Perry Township, Stark County, Ohio

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Perry Township, Stark County, Ohio
Welcome sign for Perry Township
Welcome sign for Perry Township
Location of Perry Township in Stark County
Location of Perry Township in Stark County
Coordinates: 40°47′4″N 81°28′0″W / 40.78444°N 81.46667°W / 40.78444; -81.46667Coordinates: 40°47′4″N 81°28′0″W / 40.78444°N 81.46667°W / 40.78444; -81.46667
Country United States
State Ohio
County Stark
 • Total 24.3 sq mi (63.0 km2)
 • Land 24.1 sq mi (62.4 km2)
 • Water 0.2 sq mi (0.6 km2)
Elevation[1] 1,079 ft (329 m)
Population (2000)
 • Total 29,167
 • Density 1,211.4/sq mi (467.7/km2)
Time zone Eastern (EST) (UTC-5)
 • Summer (DST) EDT (UTC-4)
FIPS code 39-62078[2]
GNIS feature ID 1086986[1]

Perry Township is one of the seventeen townships of Stark County, Ohio, United States. It is an urban township; the 2000 census found 29,167 people in the township.[3]


Located in the western part of the county, it borders the following townships:

Several populated places are located in Perry Township:

Name and history[edit]

On December 7, 1813, Stark County Commissioners named Township 10, Range 9, Perry Township. It was named in honor of Oliver Hazard Perry, hero of the War of 1812. Commander Perry was the victor of a battle on Lake Erie on September 10, 1812.

The first formal settlement in the township was Kendal founded in 1812 by Thomas Rotch and his wife who were Quakers from Massachusetts. Other settlers arriving with the Rotch Family were Arvine Wales and Charles Skinner. They utilized Sippo Creek and operated a woolen factory and saw mill.

In 1826, James Duncan founded Massillon. The Ohio/Erie Canal was opened to Massillon in 1828 and the entire area and surrounding communities grew exponentially.[clarification needed]

Johnny Appleseed (Jonathan Chapman) planted the first orchard in Perry Township on the south side of the Canton–Massillon Road on the Daum Farm. Dr. William Gardner was believed to have been the first physician to settle in Perry Township. He came from New York in 1814. The first religious society was the Religious Society of Friends in Kendal about 1813. Methodists soon populated the area.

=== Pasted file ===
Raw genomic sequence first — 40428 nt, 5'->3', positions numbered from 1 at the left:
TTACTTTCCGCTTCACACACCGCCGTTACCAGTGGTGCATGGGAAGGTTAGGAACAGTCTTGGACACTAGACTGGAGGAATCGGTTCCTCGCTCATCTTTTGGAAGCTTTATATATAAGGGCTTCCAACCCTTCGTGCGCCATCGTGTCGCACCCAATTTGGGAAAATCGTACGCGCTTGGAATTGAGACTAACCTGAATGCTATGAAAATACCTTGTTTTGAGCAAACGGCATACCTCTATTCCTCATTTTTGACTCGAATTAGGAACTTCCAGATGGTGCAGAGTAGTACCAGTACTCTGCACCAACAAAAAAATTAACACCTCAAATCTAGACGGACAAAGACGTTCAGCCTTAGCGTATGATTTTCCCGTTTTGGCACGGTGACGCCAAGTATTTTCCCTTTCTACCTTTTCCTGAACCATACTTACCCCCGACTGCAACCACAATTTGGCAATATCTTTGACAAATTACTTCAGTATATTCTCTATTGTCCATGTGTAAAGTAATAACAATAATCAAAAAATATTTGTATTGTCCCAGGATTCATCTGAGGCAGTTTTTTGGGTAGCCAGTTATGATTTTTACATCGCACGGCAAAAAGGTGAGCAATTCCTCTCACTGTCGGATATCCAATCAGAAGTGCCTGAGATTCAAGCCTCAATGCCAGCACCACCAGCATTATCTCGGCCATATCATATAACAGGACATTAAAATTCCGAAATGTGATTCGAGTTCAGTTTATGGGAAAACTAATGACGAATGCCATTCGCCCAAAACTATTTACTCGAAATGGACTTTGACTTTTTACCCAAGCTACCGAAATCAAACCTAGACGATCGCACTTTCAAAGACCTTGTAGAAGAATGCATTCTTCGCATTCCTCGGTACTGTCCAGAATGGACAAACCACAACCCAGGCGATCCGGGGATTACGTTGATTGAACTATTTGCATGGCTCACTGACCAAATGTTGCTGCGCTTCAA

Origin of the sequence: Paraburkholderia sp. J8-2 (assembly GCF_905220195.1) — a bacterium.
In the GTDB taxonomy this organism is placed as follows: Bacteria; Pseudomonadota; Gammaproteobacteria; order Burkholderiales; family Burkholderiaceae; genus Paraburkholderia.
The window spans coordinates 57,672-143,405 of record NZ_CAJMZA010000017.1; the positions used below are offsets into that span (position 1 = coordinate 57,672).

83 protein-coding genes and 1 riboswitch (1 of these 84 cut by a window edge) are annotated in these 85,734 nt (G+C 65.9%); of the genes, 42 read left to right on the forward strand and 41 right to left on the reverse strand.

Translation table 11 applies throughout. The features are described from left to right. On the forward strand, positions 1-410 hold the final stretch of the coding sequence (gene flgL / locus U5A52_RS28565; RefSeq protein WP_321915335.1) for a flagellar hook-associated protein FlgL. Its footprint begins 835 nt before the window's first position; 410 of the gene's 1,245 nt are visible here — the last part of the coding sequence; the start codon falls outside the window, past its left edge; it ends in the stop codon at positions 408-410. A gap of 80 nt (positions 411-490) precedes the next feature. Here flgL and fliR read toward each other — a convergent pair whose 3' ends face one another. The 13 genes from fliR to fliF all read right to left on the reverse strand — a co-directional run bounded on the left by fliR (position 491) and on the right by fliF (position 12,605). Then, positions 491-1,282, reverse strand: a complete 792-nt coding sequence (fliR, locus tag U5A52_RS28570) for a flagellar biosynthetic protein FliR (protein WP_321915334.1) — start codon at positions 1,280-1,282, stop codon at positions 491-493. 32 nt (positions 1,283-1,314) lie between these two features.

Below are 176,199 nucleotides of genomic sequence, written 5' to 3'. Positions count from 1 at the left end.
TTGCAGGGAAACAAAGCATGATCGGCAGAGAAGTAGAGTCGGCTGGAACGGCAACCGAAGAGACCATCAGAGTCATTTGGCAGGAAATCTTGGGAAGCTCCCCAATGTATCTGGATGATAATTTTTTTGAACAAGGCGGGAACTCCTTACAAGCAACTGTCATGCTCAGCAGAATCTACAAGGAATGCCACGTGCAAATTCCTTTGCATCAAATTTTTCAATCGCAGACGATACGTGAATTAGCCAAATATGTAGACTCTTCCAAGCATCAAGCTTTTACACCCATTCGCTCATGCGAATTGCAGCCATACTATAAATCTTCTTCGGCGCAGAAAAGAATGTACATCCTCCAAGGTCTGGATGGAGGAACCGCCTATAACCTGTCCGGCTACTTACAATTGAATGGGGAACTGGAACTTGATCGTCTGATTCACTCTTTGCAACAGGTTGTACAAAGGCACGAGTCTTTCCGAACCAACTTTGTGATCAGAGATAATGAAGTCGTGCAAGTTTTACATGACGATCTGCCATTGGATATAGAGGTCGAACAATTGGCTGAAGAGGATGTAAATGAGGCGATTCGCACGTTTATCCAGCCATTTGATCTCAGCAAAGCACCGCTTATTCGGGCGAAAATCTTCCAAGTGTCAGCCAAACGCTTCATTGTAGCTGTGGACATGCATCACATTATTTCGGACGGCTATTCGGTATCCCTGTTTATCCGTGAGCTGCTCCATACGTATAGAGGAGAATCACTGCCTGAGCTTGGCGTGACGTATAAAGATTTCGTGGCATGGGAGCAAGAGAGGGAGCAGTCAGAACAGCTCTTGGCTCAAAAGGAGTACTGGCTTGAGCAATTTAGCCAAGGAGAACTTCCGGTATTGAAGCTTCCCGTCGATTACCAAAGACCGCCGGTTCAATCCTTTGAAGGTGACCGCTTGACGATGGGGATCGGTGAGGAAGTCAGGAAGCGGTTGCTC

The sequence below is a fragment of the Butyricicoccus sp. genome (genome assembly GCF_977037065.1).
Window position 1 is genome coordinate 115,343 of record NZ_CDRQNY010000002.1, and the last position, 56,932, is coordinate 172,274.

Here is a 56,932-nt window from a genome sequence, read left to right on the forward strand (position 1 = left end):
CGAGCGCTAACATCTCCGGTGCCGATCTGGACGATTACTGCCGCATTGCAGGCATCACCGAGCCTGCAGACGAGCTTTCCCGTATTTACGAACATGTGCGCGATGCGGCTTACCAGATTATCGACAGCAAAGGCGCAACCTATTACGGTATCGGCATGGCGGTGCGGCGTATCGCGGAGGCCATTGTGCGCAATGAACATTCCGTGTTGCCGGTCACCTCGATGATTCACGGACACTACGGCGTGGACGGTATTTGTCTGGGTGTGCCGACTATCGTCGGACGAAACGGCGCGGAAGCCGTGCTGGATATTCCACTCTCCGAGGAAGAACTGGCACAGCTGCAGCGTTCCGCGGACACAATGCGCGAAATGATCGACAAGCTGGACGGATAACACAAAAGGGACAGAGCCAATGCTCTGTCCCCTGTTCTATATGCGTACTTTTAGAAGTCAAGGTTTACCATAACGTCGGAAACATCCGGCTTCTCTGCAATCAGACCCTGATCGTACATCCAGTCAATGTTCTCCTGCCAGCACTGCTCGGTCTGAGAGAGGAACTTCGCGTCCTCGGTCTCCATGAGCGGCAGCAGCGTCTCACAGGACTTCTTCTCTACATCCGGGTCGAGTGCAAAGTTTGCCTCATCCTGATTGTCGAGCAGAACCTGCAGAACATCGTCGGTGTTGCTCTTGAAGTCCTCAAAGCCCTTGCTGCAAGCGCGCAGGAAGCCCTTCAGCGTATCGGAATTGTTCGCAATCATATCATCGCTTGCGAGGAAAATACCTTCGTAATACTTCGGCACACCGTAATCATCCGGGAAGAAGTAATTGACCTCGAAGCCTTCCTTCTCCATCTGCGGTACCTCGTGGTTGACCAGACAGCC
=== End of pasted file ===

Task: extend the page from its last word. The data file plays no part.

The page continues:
In 1833, Perry Township contained three gristmills, seven saw mills, one fulling mill, two tanneries, and sixteen stores.[4]

The first school in the township was established in Kendal. Public schools or common schools came into existence in Perry Township in 1825. By 1875, Perry Township had seven one-room schools.

The construction of Reedurban, Genoa, and Richville Schools brought the one-room era to an end. In the 1950s, Whipple, Watson, Lohr, and Perry High were built. The 1956 opening of Perry High School signifies the first time Perry Local Schools offered secondary education. The growth of the school system continued with the construction of Edison Junior High in 1962 and a vocational wing on the High School in 1964.

Perry Township as a community experienced rapid growth. The agricultural farms from the early days have been reborn as housing developments, commercial and industrial sites, medical facilities, and municipal structures. In the 1970s, housing developments in the township were advertised as "the convenience of the city and the charm of the country".[attribution needed]

Today, Perry Township is a stable, united community with a population of nearly 30,000 residents. Even though most of the land has been developed, there is still a hint of the agricultural history in some sections of the township.

It is one of twenty-six Perry Townships statewide.[5]

Perry Township will celebrate its bicentennial in 2014


The township is governed by a three-member board of trustees, who are elected in November of odd-numbered years to a four-year term beginning on the following January 1. Two are elected in the year after the presidential election and one is elected in the year before it. There is also an elected township fiscal officer,[6] who serves a four-year term beginning on April 1 of the year after the election, which is held in November of the year before the presidential election. Vacancies in the fiscal officership or on the board of trustees are filled by the remaining trustees.


  1. ^ a b "US Board on Geographic Names". United States Geological Survey. 2007-10-25. Retrieved 2008-01-31. 
  2. ^ "American FactFinder". United States Census Bureau. Retrieved 2008-01-31. 
  3. ^ Stark County, Ohio — Population by Places Estimates Ohio State University, 2007. Accessed 15 May 2007.
  4. ^ Kilbourn, John (1833). "The Ohio Gazetteer, or, a Topographical Dictionary". Scott and Wright. p. 367. Retrieved 12 December 2013. 
  5. ^ "Detailed map of Ohio" (PDF). United States Census Bureau. 2000. Retrieved 2007-02-16. 
  6. ^ §503.24, §505.01, and §507.01 of the Ohio Revised Code. Accessed 4/30/2009.

External links[edit]